Electrician Talk banner
61 - 73 of 73 Posts

·
Registered
Joined
·
1,156 Posts
Of course math is important in this trade. Examples:
  • Basic math (Counting properly, adding, subtraction, etc.)
  • Fractions for reading a rule and measuring on prints
  • Ratios for scaling on drawings
  • Basic geometry for conduit bending
  • Being able to figure out & remember formulas (for electrical power/engineering formulas & some conduit bending)
  • Most importantly, the math needed to properly compute your paycheck.
I know there are apps for conduit bending but you need to understand the basics to become a top notch conduit man.

Even with things like Ugly’s books it will make more sense if your math skills are good.
 

·
Registered
Joined
·
48 Posts
Are you in a union? The local here, you have to take an algebra test just to start the apprentice program. I just went to a trade school. We still had to do the algebra, but we could use calculators. But they showed us the math on how to calculate. Other than that, no idea. Like someone else said, its not like your doing advanced algebra. Pretty basic stuff.
Are you in a union? The local here, you have to take an algebra test just to start the apprentice program. I just went to a trade school. We still had to do the algebra, but we could use calculators. But they showed us the math on how to calculate. Other than that, no idea. Like someone else said, its not like your doing advanced algebra. Pretty basic stuff.
Nah, not in the union.
 

·
Registered
Low Voltage, Multi-Family Residential Electrical Construction, Fire Alarm and Life Safety
Joined
·
115 Posts
The math is something that you don't want to "get around" due to the fact that if you had to make an argument as to why you're right and the engineer is wrong, you're not going to have a leg to stand on.
 

·
Registered
Residential, lite comm., Industrial
Joined
·
305 Posts
I dont know if anyone is curious or already knows this ; I looked up the reason for the particular order of operations that we use and discovered this:

They are doing something similar to what electricians do when faced with a fault on a long string of devices. Divide and conquer, or in other words get the most eliminated at one time.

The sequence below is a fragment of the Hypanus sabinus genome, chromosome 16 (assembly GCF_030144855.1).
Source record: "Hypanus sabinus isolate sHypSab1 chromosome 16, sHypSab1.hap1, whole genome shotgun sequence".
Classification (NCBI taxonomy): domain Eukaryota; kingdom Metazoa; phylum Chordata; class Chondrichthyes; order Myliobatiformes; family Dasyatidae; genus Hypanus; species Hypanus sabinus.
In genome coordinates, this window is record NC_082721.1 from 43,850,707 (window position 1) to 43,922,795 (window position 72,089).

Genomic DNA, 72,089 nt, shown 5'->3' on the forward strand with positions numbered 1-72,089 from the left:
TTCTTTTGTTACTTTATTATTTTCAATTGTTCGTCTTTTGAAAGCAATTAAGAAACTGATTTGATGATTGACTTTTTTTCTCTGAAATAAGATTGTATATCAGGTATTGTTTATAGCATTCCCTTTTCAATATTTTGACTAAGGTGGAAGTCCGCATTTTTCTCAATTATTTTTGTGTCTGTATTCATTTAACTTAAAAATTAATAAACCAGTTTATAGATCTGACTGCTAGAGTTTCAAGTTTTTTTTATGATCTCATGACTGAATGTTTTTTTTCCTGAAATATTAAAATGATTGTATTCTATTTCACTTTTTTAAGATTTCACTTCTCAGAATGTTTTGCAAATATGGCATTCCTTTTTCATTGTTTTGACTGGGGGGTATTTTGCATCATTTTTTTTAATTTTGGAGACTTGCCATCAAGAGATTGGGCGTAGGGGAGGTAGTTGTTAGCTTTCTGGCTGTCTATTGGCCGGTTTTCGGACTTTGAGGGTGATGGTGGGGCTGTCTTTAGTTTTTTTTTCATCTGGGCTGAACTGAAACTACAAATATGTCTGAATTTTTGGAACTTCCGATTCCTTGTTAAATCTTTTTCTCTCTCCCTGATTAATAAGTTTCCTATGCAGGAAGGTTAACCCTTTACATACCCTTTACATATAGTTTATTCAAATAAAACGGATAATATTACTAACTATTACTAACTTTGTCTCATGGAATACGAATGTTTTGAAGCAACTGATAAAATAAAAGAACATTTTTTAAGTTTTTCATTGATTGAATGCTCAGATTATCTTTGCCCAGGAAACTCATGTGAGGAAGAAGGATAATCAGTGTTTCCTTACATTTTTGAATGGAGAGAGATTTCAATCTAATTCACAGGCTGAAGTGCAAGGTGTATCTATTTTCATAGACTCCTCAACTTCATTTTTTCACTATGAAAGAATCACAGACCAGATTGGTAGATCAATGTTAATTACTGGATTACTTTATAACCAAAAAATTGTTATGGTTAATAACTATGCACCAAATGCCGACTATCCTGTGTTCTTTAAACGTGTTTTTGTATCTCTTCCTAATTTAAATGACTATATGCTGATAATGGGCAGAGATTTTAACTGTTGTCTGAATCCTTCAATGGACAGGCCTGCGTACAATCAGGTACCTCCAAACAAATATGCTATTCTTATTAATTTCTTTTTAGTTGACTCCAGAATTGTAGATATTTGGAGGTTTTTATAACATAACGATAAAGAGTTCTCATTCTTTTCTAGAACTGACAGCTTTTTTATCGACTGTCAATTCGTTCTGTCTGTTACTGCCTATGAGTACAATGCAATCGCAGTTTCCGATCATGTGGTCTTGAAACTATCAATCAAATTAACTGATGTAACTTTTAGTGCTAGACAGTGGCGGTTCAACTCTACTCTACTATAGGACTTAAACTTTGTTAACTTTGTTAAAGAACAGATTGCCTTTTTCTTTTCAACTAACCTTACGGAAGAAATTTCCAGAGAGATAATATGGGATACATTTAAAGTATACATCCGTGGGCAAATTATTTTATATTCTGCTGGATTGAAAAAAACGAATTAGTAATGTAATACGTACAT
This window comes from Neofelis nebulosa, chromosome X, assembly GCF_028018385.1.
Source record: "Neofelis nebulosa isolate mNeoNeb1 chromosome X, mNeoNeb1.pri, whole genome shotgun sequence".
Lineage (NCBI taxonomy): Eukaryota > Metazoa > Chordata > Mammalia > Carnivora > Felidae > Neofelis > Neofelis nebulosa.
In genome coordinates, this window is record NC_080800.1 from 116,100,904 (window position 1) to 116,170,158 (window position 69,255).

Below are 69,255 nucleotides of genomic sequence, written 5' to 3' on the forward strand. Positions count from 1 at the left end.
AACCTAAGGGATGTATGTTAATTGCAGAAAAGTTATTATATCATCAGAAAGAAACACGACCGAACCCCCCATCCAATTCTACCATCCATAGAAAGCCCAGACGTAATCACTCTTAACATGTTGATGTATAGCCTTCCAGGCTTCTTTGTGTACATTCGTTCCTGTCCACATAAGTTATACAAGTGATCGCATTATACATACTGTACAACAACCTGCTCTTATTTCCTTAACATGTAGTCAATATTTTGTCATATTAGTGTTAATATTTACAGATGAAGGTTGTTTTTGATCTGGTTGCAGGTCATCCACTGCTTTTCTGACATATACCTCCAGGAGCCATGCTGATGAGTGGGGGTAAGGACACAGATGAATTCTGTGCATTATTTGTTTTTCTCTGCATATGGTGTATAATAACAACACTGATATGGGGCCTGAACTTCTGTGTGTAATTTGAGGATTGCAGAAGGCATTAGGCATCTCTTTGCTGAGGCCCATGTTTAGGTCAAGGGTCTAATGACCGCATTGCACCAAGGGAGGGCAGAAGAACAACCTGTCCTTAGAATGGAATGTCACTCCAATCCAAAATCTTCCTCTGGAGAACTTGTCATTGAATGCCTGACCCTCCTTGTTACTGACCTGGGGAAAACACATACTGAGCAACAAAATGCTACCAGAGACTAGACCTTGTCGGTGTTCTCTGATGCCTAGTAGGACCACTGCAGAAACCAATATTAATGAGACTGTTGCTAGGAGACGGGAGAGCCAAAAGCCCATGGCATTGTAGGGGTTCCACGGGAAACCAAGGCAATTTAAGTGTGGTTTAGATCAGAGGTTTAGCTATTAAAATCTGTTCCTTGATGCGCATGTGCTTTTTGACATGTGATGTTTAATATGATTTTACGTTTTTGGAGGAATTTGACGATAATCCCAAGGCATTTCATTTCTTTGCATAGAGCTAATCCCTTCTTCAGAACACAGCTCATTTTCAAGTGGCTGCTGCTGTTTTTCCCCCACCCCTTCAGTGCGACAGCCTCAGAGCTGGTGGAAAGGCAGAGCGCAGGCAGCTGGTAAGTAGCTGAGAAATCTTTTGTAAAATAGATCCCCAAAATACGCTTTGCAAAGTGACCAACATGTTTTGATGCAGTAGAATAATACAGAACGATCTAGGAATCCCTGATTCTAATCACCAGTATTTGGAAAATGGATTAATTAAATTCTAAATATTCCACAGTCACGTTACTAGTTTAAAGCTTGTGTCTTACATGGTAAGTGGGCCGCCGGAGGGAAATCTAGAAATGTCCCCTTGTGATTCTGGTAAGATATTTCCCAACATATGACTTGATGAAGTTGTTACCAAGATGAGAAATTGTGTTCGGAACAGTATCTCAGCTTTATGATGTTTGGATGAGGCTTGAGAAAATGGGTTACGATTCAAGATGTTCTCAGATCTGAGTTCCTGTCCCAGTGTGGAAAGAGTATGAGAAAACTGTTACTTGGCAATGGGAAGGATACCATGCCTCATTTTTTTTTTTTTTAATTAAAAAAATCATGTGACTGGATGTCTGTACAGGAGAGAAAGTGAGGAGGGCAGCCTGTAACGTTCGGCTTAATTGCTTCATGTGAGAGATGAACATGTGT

The order is using the operations that cover the "most ground" first, then the next most. Since adding and subtracting covers the least ground/material/numbers, they do it last.

65 y/o and still learning basic math concepts. That is how bad i am at math. Nevertheless, I can wire a new house without plans or prints, program a PLC to make a machine run the way i want it to; troubleshoot an E-stop system, or any other control system, including VFD's; anything required in an industrial environment except PID/process controls which i have never been exposed to.
 

·
Registered
36th year apprentice & Floor Sweeper
Joined
·
1,582 Posts
What’s algebra? Is it like pushing beads back and forth on rods? :oops:

“C’mon Algebra, this is no place for you!” Anybody remember that line?
 

·
Registered
Joined
·
123 Posts
I worked at Lockheed many years ago. They wanted me to take a shop math course on my own time. I told the company "no, you have to test me FIRST to find out if I need the class." They lost the argument.

Test day. They took my calculator. The test included square root long hand and many other really hard manual concepts all trig functions, K factors etc etc...(very easy with calculator).

When they took the calculator I asked them: Why are you taking my calculator"
answer (question) : What if the batteries go dead?
Answer: it is battery plus solar cell.
Answer (question): What if the lights go out?
Answer: This is Lockheed, if the lights go out we all go home.
He didn't buy it.

I didn't miss a single question, that really pissed management off. I earned my Journeyman in the shortest time ever on record because I didn't take any classes, except Ansi Y14.5M geometric dimensioning and tolerance. However that class was given by the authors of Y14.5M so I wanted it and loved it. Found out later I passed with higher scores than most engineers and management.
They even had to waive some of my minimum hours to journeyman in the end. I was working two/three grades up regularly. Fun Memories.
 

·
Registered
Joined
·
35 Posts
Crappy math kill make a crappy sparky. Good math skill make an average sparky a good sparky. Great math skill make a good sparky a great sparky.
This. Math is what raises us above the animals (meaning liberal arts majors.)

That said, literally everyone is capable of learning enough algebra to be a great electrician. Or MEP engineer, for that matter.
 
61 - 73 of 73 Posts
Top